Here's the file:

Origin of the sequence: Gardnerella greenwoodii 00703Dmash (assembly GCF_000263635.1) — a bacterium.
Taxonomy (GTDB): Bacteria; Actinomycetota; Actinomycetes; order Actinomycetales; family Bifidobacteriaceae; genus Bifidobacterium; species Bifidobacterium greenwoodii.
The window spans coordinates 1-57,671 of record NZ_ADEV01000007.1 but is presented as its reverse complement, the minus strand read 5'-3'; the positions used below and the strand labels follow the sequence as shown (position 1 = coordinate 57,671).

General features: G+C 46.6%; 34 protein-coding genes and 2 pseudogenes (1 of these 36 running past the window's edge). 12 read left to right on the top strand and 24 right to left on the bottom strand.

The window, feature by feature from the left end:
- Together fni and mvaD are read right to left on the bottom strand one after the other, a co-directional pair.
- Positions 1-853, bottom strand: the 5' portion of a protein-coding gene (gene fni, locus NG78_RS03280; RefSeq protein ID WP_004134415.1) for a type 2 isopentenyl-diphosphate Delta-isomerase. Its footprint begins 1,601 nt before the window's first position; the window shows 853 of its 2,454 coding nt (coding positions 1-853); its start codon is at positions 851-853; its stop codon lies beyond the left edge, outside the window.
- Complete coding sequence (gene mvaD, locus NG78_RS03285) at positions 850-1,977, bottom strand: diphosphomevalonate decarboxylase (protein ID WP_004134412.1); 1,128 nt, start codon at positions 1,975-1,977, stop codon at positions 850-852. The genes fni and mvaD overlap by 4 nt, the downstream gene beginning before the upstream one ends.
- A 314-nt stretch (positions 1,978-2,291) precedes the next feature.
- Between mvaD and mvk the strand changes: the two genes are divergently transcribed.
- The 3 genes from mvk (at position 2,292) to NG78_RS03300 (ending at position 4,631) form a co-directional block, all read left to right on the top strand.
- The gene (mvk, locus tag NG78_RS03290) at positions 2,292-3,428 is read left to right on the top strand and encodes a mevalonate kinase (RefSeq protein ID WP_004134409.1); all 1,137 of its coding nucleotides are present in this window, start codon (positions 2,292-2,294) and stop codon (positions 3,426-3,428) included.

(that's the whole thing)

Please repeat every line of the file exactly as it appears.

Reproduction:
Origin of the sequence: Gardnerella greenwoodii 00703Dmash (assembly GCF_000263635.1) — a bacterium.
Taxonomy (GTDB): Bacteria; Actinomycetota; Actinomycetes; order Actinomycetales; family Bifidobacteriaceae; genus Bifidobacterium; species Bifidobacterium greenwoodii.
The window spans coordinates 1-57,671 of record NZ_ADEV01000007.1 but is presented as its reverse complement, the minus strand read 5'-3'; the positions used below and the strand labels follow the sequence as shown (position 1 = coordinate 57,671).

General features: G+C 46.6%; 34 protein-coding genes and 2 pseudogenes (1 of these 36 running past the window's edge). 12 read left to right on the top strand and 24 right to left on the bottom strand.

The window, feature by feature from the left end:
- Together fni and mvaD are read right to left on the bottom strand one after the other, a co-directional pair.
- Positions 1-853, bottom strand: the 5' portion of a protein-coding gene (gene fni, locus NG78_RS03280; RefSeq protein ID WP_004134415.1) for a type 2 isopentenyl-diphosphate Delta-isomerase. Its footprint begins 1,601 nt before the window's first position; the window shows 853 of its 2,454 coding nt (coding positions 1-853); its start codon is at positions 851-853; its stop codon lies beyond the left edge, outside the window.
- Complete coding sequence (gene mvaD, locus NG78_RS03285) at positions 850-1,977, bottom strand: diphosphomevalonate decarboxylase (protein ID WP_004134412.1); 1,128 nt, start codon at positions 1,975-1,977, stop codon at positions 850-852. The genes fni and mvaD overlap by 4 nt, the downstream gene beginning before the upstream one ends.
- A 314-nt stretch (positions 1,978-2,291) precedes the next feature.
- Between mvaD and mvk the strand changes: the two genes are divergently transcribed.
- The 3 genes from mvk (at position 2,292) to NG78_RS03300 (ending at position 4,631) form a co-directional block, all read left to right on the top strand.
- The gene (mvk, locus tag NG78_RS03290) at positions 2,292-3,428 is read left to right on the top strand and encodes a mevalonate kinase (RefSeq protein ID WP_004134409.1); all 1,137 of its coding nucleotides are present in this window, start codon (positions 2,292-2,294) and stop codon (positions 3,426-3,428) included.